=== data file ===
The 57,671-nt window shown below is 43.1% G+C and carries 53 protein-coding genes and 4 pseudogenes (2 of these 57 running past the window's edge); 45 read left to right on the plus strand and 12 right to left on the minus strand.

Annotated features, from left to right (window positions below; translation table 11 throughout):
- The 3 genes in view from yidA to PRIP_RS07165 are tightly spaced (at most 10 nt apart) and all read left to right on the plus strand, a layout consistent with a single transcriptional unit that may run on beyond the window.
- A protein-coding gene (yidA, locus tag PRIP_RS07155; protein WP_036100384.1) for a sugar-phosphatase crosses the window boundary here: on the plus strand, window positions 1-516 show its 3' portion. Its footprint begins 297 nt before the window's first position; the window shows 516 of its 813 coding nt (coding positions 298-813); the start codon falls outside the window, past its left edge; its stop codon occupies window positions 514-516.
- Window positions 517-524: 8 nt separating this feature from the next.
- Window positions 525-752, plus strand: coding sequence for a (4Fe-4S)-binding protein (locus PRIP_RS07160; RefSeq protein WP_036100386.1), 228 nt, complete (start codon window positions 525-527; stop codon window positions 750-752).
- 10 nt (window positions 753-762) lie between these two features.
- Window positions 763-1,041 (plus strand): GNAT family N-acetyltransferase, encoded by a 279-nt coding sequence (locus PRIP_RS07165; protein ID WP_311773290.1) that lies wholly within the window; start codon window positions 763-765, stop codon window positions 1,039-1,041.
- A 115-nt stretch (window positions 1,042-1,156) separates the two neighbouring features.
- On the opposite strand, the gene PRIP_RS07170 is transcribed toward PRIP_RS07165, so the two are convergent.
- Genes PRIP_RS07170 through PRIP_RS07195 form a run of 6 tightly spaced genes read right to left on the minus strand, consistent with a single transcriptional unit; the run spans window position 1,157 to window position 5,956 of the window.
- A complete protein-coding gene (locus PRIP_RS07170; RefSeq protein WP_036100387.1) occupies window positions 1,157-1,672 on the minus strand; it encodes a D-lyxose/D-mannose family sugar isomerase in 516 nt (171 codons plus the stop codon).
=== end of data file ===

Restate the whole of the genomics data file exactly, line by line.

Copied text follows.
The 57,671-nt window shown below is 43.1% G+C and carries 53 protein-coding genes and 4 pseudogenes (2 of these 57 running past the window's edge); 45 read left to right on the plus strand and 12 right to left on the minus strand.

Annotated features, from left to right (window positions below; translation table 11 throughout):
- The 3 genes in view from yidA to PRIP_RS07165 are tightly spaced (at most 10 nt apart) and all read left to right on the plus strand, a layout consistent with a single transcriptional unit that may run on beyond the window.
- A protein-coding gene (yidA, locus tag PRIP_RS07155; protein WP_036100384.1) for a sugar-phosphatase crosses the window boundary here: on the plus strand, window positions 1-516 show its 3' portion. Its footprint begins 297 nt before the window's first position; the window shows 516 of its 813 coding nt (coding positions 298-813); the start codon falls outside the window, past its left edge; its stop codon occupies window positions 514-516.
- Window positions 517-524: 8 nt separating this feature from the next.
- Window positions 525-752, plus strand: coding sequence for a (4Fe-4S)-binding protein (locus PRIP_RS07160; RefSeq protein WP_036100386.1), 228 nt, complete (start codon window positions 525-527; stop codon window positions 750-752).
- 10 nt (window positions 753-762) lie between these two features.
- Window positions 763-1,041 (plus strand): GNAT family N-acetyltransferase, encoded by a 279-nt coding sequence (locus PRIP_RS07165; protein ID WP_311773290.1) that lies wholly within the window; start codon window positions 763-765, stop codon window positions 1,039-1,041.
- A 115-nt stretch (window positions 1,042-1,156) separates the two neighbouring features.
- On the opposite strand, the gene PRIP_RS07170 is transcribed toward PRIP_RS07165, so the two are convergent.
- Genes PRIP_RS07170 through PRIP_RS07195 form a run of 6 tightly spaced genes read right to left on the minus strand, consistent with a single transcriptional unit; the run spans window position 1,157 to window position 5,956 of the window.
- A complete protein-coding gene (locus PRIP_RS07170; RefSeq protein WP_036100387.1) occupies window positions 1,157-1,672 on the minus strand; it encodes a D-lyxose/D-mannose family sugar isomerase in 516 nt (171 codons plus the stop codon).